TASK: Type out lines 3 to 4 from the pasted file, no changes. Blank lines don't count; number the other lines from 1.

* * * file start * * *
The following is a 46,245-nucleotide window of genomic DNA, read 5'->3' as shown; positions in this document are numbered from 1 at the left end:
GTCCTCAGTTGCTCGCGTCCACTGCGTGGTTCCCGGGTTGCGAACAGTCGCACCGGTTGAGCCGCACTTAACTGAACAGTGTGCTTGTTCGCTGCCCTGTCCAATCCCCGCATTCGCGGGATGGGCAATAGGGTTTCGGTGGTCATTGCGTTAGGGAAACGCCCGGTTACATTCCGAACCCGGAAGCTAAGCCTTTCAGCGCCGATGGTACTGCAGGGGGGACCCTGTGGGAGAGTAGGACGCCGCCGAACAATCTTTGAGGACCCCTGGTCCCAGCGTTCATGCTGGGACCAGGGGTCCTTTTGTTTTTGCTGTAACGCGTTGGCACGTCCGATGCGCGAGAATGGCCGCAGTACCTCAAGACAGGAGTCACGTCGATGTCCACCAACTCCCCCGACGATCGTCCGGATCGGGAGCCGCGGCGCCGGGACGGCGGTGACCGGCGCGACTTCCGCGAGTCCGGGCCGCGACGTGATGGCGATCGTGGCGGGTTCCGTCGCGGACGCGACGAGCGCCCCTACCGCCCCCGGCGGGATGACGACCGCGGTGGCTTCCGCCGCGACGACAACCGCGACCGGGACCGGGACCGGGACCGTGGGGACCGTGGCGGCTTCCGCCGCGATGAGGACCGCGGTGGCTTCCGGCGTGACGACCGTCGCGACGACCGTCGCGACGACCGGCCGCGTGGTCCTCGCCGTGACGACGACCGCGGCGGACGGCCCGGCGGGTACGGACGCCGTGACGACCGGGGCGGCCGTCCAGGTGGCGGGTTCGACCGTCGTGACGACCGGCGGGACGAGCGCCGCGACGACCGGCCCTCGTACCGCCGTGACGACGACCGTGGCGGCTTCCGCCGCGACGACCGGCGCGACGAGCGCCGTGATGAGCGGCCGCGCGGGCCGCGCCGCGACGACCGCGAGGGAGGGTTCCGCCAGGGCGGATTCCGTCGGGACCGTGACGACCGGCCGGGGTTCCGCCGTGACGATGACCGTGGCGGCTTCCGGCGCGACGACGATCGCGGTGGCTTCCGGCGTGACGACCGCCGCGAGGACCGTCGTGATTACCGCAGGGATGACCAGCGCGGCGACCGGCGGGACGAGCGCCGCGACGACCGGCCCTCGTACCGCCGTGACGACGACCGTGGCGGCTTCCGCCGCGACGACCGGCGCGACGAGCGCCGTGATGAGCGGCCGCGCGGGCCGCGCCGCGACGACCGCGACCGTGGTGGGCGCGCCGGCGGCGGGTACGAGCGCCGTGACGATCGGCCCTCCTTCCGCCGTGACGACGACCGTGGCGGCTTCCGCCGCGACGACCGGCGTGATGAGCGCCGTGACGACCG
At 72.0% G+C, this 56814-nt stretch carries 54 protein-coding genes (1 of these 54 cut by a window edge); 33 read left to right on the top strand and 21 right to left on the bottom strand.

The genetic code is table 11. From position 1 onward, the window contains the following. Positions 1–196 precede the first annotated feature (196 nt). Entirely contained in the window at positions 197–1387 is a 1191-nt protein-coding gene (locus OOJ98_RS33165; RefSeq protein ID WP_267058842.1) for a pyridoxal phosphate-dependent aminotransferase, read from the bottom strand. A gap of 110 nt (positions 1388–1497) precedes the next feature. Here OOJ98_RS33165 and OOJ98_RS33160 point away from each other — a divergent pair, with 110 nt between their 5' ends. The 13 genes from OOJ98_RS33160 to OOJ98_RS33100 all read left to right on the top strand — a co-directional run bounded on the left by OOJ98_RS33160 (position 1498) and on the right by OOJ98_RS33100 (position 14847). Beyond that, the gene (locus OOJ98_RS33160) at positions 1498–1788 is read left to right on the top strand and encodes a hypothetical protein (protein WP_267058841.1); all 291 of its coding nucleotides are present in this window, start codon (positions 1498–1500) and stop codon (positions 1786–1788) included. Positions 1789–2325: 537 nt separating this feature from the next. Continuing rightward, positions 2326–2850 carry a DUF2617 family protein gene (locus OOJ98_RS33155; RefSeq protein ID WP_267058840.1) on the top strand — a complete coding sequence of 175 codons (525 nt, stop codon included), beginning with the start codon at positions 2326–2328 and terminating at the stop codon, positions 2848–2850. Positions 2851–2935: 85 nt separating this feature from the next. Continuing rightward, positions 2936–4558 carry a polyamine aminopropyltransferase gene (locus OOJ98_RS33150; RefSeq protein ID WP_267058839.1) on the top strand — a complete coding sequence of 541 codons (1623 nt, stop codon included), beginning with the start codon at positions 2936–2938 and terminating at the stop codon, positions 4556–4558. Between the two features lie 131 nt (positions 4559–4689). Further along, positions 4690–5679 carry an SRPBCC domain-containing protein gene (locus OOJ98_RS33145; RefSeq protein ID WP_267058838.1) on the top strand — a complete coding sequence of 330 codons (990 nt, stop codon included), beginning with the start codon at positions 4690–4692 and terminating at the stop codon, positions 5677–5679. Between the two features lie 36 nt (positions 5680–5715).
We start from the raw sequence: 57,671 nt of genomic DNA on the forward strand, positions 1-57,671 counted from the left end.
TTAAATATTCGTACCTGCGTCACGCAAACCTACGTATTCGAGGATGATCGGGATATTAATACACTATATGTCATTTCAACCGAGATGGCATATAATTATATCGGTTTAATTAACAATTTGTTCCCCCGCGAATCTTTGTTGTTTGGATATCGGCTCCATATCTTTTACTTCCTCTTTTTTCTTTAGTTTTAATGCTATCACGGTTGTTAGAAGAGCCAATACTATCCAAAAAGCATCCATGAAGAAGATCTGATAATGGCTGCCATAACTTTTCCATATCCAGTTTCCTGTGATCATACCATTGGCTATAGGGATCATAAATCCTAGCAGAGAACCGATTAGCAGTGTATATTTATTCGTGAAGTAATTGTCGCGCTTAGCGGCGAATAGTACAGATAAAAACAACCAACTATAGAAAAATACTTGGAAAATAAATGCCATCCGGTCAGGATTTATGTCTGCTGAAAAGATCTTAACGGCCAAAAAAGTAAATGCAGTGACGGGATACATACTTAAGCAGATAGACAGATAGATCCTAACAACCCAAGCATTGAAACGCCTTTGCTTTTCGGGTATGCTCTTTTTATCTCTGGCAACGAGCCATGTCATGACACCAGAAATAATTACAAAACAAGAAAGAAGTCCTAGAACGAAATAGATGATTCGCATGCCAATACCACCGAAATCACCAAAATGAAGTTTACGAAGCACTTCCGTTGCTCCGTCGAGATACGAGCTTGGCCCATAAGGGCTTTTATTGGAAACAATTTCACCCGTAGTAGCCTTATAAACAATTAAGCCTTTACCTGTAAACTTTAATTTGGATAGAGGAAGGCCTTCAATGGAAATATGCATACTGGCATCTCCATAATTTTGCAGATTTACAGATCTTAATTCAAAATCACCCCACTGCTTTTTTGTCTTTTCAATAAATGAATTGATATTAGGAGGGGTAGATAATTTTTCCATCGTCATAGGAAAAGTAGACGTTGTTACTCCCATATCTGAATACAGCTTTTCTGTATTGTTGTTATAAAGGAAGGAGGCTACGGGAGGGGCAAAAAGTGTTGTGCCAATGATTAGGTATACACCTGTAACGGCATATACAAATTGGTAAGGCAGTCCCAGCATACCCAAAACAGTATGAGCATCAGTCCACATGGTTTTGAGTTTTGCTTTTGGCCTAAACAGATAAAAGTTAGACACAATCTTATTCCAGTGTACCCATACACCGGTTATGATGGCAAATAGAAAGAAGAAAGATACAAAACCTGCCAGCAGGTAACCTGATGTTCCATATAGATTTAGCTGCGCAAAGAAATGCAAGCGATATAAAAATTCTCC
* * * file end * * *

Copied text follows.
At 72.0% G+C, this 56814-nt stretch carries 54 protein-coding genes (1 of these 54 cut by a window edge); 33 read left to right on the top strand and 21 right to left on the bottom strand.

The genetic code is table 11. From position 1 onward, the window contains the following. Positions 1–196 precede the first annotated feature (196 nt). Entirely contained in the window at positions 197–1387 is a 1191-nt protein-coding gene (locus OOJ98_RS33165; RefSeq protein ID WP_267058842.1) for a pyridoxal phosphate-dependent aminotransferase, read from the bottom strand. A gap of 110 nt (positions 1388–1497) precedes the next feature. Here OOJ98_RS33165 and OOJ98_RS33160 point away from each other — a divergent pair, with 110 nt between their 5' ends. The 13 genes from OOJ98_RS33160 to OOJ98_RS33100 all read left to right on the top strand — a co-directional run bounded on the left by OOJ98_RS33160 (position 1498) and on the right by OOJ98_RS33100 (position 14847). Beyond that, the gene (locus OOJ98_RS33160) at positions 1498–1788 is read left to right on the top strand and encodes a hypothetical protein (protein WP_267058841.1); all 291 of its coding nucleotides are present in this window, start codon (positions 1498–1500) and stop codon (positions 1786–1788) included. Positions 1789–2325: 537 nt separating this feature from the next. Continuing rightward, positions 2326–2850 carry a DUF2617 family protein gene (locus OOJ98_RS33155; RefSeq protein ID WP_267058840.1) on the top strand — a complete coding sequence of 175 codons (525 nt, stop codon included), beginning with the start codon at positions 2326–2328 and terminating at the stop codon, positions 2848–2850. Positions 2851–2935: 85 nt separating this feature from the next. Continuing rightward, positions 2936–4558 carry a polyamine aminopropyltransferase gene (locus OOJ98_RS33150; RefSeq protein ID WP_267058839.1) on the top strand — a complete coding sequence of 541 codons (1623 nt, stop codon included), beginning with the start codon at positions 2936–2938 and terminating at the stop codon, positions 4556–4558. Between the two features lie 131 nt (positions 4559–4689). Further along, positions 4690–5679 carry an SRPBCC domain-containing protein gene (locus OOJ98_RS33145; RefSeq protein ID WP_267058838.1) on the top strand — a complete coding sequence of 330 codons (990 nt, stop codon included), beginning with the start codon at positions 4690–4692 and terminating at the stop codon, positions 5677–5679. Between the two features lie 36 nt (positions 5680–5715).